We take time out from our coverage of the meltdown on college campuses to check in with the meltdown of the climatistas’ thermageddon scenarios. This week’s New Scientist magazine covers a new study published recently in the Proceedings of the National Academy of Sciences that calls into doubt the familiar thesis that ocean acidification from human CO2 emissions will kill coral reefs:
Acidic water may be a sign of healthy corals, says a new study, muddying the waters still further on our understanding of how coral reefs might react to climate change.
Andreas Andersson of the Scripps Institution of Oceanography in San Diego, California, and his colleagues carefully monitored a coral reef in Bermuda for five years, and found that spikes in acidity were linked to increased reef growth.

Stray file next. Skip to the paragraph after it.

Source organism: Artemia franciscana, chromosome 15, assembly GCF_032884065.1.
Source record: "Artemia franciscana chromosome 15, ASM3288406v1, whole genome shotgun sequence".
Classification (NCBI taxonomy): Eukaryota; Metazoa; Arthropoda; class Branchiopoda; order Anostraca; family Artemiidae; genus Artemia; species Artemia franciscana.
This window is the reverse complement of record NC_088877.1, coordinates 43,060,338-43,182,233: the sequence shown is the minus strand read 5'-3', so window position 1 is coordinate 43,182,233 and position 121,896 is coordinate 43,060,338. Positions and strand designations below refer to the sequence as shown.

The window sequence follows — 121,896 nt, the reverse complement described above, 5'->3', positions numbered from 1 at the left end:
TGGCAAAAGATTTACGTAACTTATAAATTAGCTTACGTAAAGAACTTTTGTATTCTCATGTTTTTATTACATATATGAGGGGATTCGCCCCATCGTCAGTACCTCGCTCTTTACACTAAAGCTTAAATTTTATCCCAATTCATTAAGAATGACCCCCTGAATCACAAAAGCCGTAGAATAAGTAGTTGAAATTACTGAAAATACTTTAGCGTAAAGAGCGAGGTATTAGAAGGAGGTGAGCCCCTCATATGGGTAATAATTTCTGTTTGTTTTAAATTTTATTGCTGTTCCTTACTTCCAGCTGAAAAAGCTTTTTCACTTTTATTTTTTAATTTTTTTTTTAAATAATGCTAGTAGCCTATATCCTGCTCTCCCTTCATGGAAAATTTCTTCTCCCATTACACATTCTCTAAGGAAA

“At first we were really puzzled by this,” says Andersson. “It’s completely the opposite to what we would expect in an ocean-acidification scenario.”
Yeah, don’t they know the science is settled? Worse, the coral reefs may add to acidification:
The team found that coral growth itself made the water more acidic as the corals sucked alkaline carbonate out of the water to build their skeletons. The corals also ate more food during these high-activity periods and pumped more CO2 into the water, increasing acidity further.
You can find the abstract to the PNAS study here, though the full article is behind a subscription paywall.
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